More than seven out of ten Americans report that they “personally worry about the availability and affordability of energy” and the majority also report being “alarmed” or “concerned” about climate change. On the bright side, there’s plenty of information around to tell you the best changes you can make to live more sustainably.
This is one of a series of stories written by students in the Sustainable Communities class at the University of Minnesota.
Unfortunately, making these changes is another story, as humans are hard-wired to avoid nonessential change. As Christie Manning, environmental studies professor at Macalester College and author of “The Psychology of Sustainable Behavior”, describes it, people develop habits and automatic responses that enable us to “navigate our information-complex environment…and put our attention toward the things that really matter.” So before you begin, here is some helpful information to assist you in making successful, long-lasting changes:
The American way of life is extremely busy and fast paced so most people make choices based on convenience. Living sustainably often requires going out of your way to buy reusable (and remember to use it!), learn how to use public transportation, or make other lifestyle changes.
Some of these changes require sacrifice, and people don’t like to lose things or feel like they are losing them. Sometimes, the “right” decision may end up being more time consuming.
Learn to Relate
When something is happening far away from you (e.g. polar ice caps melting, or a distant rainforest being destroyed) it becomes more difficult to relate. People need to relate to an issue in order to want to make a change. Research the health and safety of your family, for example, and relate that to an issue of sustainability. Relating to issues of sustainability on a more personal level will make it easier for you to make a permanent change.
Don’t Fear the Unknown
Changes usually involve unknowns, and “when faced with all these unknowns and the potential embarrassment or stress associated with the experience, a lot of people choose to simply avoid the new behavior.” Doing new things is often scary, and can make one feel incompetent. There are a few good ways to avoid the fear of the unknown, such as practice a new behavior in a safe setting, or discuss it within your support system.
Meaningful Change Requires Motivation
In order for a behavior change to be long-lasting, there has to be an internal desire to change as well as some sort of external social motivation.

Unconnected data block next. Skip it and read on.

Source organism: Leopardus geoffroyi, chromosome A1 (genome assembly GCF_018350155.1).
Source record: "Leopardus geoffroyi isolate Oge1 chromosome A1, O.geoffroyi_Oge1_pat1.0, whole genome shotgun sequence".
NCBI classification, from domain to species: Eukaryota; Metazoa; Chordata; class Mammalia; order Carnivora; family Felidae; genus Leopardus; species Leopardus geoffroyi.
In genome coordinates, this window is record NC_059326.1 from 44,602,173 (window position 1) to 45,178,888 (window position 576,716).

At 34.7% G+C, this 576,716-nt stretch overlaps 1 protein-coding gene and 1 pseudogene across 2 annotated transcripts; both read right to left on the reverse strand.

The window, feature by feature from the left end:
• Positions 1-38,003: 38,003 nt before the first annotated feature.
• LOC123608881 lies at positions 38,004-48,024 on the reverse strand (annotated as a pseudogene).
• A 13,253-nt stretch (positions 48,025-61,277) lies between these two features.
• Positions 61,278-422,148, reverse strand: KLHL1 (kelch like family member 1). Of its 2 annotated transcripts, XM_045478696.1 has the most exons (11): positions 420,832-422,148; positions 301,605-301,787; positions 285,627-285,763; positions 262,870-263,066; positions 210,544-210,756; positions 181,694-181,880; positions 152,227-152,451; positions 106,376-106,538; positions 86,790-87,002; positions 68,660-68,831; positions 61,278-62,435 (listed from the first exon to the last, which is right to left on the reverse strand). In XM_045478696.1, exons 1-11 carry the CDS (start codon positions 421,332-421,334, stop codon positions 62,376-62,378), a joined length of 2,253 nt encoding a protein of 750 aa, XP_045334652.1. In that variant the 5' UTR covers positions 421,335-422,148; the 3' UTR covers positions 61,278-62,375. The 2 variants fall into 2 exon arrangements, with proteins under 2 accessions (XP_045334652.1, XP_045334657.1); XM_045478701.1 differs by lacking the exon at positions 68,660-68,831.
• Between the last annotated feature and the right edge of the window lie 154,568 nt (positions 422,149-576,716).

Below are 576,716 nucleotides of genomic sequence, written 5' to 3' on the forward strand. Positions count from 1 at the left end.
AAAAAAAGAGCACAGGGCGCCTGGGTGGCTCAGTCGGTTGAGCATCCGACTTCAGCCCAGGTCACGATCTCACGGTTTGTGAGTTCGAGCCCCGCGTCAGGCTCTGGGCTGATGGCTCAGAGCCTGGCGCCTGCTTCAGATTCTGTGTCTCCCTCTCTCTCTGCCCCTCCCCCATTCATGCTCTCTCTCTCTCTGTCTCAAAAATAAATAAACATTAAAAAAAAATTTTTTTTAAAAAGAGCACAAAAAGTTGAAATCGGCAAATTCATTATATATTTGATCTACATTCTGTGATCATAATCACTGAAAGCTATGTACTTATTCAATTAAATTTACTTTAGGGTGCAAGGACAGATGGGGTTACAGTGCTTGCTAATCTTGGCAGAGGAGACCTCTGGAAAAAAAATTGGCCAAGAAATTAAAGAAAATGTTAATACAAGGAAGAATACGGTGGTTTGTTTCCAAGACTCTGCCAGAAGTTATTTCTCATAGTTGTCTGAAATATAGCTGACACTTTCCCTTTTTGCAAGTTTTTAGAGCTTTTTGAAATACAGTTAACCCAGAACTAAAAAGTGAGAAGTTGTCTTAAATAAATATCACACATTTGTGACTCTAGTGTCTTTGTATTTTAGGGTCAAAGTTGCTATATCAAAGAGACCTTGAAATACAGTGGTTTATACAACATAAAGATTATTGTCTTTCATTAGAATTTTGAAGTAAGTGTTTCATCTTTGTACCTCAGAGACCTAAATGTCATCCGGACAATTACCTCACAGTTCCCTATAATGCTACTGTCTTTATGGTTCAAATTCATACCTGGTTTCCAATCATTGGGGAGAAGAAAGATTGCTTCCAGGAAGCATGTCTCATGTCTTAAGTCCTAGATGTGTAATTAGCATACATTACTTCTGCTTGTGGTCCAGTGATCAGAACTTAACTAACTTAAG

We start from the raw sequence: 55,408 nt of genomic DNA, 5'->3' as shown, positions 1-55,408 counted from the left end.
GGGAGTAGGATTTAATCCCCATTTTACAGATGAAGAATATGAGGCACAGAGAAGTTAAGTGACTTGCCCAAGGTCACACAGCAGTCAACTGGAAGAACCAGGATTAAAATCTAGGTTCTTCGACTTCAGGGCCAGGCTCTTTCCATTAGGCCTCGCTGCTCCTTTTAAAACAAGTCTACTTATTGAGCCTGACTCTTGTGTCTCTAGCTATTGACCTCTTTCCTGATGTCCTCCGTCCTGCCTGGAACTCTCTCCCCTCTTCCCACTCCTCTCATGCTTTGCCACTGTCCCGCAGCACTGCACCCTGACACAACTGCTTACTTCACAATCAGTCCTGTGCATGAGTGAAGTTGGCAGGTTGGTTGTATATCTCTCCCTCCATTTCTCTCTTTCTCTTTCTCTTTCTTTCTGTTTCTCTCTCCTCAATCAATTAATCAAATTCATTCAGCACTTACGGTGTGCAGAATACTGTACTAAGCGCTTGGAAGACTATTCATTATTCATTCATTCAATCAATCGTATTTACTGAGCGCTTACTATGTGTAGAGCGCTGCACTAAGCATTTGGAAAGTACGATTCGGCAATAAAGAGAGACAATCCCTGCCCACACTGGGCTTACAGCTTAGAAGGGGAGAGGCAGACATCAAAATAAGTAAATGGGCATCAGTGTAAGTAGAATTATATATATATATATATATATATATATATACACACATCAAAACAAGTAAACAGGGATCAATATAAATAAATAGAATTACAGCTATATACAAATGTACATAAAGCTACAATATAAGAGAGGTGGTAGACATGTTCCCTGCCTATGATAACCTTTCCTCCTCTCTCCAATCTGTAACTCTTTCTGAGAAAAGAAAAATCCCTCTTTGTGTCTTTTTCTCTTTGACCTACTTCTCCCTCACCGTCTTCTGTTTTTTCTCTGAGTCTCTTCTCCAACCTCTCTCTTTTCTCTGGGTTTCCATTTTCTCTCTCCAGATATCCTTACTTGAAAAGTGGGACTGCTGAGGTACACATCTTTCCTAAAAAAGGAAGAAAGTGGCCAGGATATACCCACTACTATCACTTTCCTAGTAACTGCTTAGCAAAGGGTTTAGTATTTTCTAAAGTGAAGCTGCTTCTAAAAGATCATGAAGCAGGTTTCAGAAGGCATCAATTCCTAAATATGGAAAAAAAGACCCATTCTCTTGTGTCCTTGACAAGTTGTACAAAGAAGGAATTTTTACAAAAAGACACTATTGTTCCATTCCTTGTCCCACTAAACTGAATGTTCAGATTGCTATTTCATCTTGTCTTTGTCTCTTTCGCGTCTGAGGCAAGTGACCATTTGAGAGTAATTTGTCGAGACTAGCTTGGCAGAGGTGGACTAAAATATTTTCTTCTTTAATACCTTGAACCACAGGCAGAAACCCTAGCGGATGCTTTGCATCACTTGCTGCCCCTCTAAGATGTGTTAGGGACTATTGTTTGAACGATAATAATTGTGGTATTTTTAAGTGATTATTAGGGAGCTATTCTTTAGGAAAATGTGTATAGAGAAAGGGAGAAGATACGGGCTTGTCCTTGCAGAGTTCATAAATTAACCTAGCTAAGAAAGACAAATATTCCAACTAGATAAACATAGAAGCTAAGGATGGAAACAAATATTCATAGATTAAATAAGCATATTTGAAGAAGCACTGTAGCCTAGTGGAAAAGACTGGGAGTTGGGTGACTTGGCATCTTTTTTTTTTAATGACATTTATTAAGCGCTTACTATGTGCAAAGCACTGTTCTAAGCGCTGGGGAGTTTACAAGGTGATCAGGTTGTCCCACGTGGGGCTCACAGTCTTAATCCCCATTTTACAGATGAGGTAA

Sometimes, incentive programs can give you the external motivation you need and, from there, once the behavior has begun, an internal motivation is discovered and eventually you begin to define yourself through this action (i.e. “I’m a person who composts.”)
Find A Support System
People want to be accepted by their peers, whether consciously or unconsciously. In order to make changes that others may consider strange (e.g. shopping local/organic, buying secondhand clothes, not owning a car), it’s important to redefine what “normal” is in your life. You can do this by surrounding yourself with people with similar goals. When you’re with other people trying to make lifestyle changes, it becomes “normal” to talk about a new habit –or perhaps, the opposite– the elimination of a habit.
The best way to get from ‘concerned but inactive’ to ‘concerned and involved’ is to find other people in your life that want to make similar changes. Taking the first step together – however big or small – is guaranteed to be more successful than a solo journey.
For more information or to find a support system, try checking out local resources:
MN Energy Challenge has lots of information on how to cut down on CO2 emissions and save money in your home; as well as opportunities to start or join teams to maximize your impact.
The Clean Energy Resource Teams (CERTs) connect you and your community members with resources to identify and implement energy efficiency and renewable energy projects.
ENERGY STAR is a joint program of the U.S. Environmental Protection Agency and the U.S. Department of Energy helping us all save money and protect the environment through energy efficient products and practices.